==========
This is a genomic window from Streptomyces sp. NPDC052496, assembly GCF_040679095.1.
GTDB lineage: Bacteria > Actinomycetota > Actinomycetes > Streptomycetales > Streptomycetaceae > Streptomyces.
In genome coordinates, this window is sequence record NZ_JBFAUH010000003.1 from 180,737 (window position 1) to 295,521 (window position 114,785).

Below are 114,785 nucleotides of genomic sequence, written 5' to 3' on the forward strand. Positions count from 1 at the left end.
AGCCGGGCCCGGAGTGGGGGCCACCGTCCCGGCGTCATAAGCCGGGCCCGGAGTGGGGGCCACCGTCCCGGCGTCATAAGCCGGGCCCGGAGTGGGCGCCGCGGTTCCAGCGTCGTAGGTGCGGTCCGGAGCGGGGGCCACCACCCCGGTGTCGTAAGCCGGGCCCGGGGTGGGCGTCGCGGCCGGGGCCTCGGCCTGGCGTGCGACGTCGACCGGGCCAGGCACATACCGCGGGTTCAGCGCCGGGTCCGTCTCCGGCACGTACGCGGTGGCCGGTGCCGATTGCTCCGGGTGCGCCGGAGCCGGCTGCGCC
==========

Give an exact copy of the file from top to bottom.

This is a genomic window from Streptomyces sp. NPDC052496, assembly GCF_040679095.1.
GTDB lineage: Bacteria > Actinomycetota > Actinomycetes > Streptomycetales > Streptomycetaceae > Streptomyces.
In genome coordinates, this window is sequence record NZ_JBFAUH010000003.1 from 180,737 (window position 1) to 295,521 (window position 114,785).

Below are 114,785 nucleotides of genomic sequence, written 5' to 3' on the forward strand. Positions count from 1 at the left end.
AGCCGGGCCCGGAGTGGGGGCCACCGTCCCGGCGTCATAAGCCGGGCCCGGAGTGGGGGCCACCGTCCCGGCGTCATAAGCCGGGCCCGGAGTGGGCGCCGCGGTTCCAGCGTCGTAGGTGCGGTCCGGAGCGGGGGCCACCACCCCGGTGTCGTAAGCCGGGCCCGGGGTGGGCGTCGCGGCCGGGGCCTCGGCCTGGCGTGCGACGTCGACCGGGCCAGGCACATACCGCGGGTTCAGCGCCGGGTCCGTCTCCGGCACGTACGCGGTGGCCGGTGCCGATTGCTCCGGGTGCGCCGGAGCCGGCTGCGCC